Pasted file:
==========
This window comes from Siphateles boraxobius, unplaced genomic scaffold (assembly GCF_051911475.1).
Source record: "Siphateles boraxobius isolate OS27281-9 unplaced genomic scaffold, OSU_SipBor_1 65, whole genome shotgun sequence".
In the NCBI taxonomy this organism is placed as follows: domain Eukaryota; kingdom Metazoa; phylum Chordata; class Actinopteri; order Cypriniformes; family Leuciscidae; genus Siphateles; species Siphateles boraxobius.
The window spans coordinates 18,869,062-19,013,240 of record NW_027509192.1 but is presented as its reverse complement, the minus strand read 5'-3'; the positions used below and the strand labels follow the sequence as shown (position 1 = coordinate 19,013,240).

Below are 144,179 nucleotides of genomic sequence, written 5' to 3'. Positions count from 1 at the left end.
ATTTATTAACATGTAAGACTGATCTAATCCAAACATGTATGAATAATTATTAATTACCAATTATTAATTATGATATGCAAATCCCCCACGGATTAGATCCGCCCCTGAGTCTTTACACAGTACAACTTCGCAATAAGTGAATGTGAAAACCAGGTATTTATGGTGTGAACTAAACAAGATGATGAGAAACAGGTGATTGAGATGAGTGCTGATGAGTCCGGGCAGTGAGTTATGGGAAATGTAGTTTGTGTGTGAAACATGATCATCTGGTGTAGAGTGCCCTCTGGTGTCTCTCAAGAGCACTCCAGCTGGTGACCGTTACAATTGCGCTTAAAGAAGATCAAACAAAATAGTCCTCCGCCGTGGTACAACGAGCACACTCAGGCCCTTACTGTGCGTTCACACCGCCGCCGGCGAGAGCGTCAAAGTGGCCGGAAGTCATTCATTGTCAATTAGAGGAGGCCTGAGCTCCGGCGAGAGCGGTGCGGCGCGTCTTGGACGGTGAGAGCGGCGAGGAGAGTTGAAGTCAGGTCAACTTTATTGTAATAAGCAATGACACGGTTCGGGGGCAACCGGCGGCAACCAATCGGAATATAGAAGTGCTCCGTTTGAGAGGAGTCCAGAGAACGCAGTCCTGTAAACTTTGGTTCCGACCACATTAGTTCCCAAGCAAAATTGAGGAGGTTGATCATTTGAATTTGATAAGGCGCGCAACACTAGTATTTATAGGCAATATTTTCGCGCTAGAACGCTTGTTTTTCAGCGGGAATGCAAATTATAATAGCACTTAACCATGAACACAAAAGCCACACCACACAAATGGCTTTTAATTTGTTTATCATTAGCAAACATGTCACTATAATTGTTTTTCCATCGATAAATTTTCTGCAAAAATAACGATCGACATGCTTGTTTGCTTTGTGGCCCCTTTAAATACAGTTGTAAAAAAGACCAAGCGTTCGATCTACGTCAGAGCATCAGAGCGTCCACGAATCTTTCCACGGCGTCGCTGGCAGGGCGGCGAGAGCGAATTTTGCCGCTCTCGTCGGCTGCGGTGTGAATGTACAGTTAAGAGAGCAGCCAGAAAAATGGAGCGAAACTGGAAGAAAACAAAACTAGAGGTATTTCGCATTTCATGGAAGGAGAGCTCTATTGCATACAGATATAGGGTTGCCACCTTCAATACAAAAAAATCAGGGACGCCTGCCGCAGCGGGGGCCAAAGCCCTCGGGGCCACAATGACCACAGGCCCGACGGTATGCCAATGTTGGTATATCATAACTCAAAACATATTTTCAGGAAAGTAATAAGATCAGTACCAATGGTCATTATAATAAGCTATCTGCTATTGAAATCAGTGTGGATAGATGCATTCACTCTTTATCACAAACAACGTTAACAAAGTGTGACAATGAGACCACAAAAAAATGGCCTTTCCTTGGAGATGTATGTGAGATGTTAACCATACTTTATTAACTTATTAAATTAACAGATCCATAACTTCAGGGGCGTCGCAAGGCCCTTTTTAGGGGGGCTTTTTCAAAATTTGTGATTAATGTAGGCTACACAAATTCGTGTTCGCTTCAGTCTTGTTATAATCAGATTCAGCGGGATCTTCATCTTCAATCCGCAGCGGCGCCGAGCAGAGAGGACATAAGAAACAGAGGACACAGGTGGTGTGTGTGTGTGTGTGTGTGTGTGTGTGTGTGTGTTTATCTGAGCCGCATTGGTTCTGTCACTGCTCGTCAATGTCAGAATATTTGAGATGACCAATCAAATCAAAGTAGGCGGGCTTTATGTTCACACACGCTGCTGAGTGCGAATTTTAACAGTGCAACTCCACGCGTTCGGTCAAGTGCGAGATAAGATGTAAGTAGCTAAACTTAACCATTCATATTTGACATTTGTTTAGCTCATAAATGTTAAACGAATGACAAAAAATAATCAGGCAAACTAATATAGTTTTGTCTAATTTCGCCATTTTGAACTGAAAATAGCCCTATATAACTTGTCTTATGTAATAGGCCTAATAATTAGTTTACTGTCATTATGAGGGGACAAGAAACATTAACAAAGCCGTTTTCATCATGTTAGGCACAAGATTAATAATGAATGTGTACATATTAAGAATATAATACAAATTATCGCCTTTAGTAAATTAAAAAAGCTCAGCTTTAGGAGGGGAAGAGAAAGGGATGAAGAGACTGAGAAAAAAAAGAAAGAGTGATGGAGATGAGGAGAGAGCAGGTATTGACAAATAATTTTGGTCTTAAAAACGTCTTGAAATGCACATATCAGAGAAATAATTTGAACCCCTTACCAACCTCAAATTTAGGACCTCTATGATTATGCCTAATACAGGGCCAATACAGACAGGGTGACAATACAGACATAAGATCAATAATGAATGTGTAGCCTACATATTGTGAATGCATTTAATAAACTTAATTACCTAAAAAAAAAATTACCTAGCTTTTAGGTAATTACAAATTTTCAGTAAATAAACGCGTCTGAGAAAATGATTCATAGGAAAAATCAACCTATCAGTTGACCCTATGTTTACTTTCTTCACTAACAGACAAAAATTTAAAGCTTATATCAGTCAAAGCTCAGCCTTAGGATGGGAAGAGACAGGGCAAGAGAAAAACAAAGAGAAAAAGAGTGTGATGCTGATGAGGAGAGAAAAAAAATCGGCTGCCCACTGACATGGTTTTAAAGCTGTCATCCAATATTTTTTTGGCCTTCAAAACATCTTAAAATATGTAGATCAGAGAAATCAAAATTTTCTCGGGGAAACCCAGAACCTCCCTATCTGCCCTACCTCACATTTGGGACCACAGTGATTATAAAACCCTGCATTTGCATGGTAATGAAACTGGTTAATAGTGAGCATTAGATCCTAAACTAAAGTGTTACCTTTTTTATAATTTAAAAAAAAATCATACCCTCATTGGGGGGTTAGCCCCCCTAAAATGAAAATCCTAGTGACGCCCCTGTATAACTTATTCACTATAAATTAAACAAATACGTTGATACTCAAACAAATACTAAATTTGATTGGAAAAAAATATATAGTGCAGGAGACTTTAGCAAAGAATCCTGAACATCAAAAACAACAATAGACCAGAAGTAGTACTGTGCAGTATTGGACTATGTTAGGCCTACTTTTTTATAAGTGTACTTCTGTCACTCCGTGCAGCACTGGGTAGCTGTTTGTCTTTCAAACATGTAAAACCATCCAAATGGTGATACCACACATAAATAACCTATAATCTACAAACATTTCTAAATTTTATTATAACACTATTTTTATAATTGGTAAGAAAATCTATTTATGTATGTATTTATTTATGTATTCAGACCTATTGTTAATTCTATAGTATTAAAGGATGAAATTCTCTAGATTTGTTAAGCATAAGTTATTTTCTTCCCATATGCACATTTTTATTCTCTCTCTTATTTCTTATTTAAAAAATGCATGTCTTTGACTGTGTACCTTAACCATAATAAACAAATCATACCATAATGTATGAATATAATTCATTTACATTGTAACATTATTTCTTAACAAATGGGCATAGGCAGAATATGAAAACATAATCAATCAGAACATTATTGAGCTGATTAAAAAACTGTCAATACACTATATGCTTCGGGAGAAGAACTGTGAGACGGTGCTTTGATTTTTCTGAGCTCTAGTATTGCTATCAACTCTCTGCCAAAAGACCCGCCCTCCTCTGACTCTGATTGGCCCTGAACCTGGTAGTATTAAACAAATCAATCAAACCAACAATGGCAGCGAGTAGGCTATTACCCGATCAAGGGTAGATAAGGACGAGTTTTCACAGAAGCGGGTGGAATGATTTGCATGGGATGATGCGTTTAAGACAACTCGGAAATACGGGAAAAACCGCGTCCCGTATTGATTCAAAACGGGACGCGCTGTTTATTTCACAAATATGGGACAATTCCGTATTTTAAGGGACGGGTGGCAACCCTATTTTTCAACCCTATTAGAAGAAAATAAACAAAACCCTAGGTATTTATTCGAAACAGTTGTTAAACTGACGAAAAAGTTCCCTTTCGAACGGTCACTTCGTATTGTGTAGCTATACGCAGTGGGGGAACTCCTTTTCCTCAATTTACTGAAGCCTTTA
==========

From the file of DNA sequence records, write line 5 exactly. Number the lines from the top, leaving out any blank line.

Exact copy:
Below are 144,179 nucleotides of genomic sequence, written 5' to 3'. Positions count from 1 at the left end.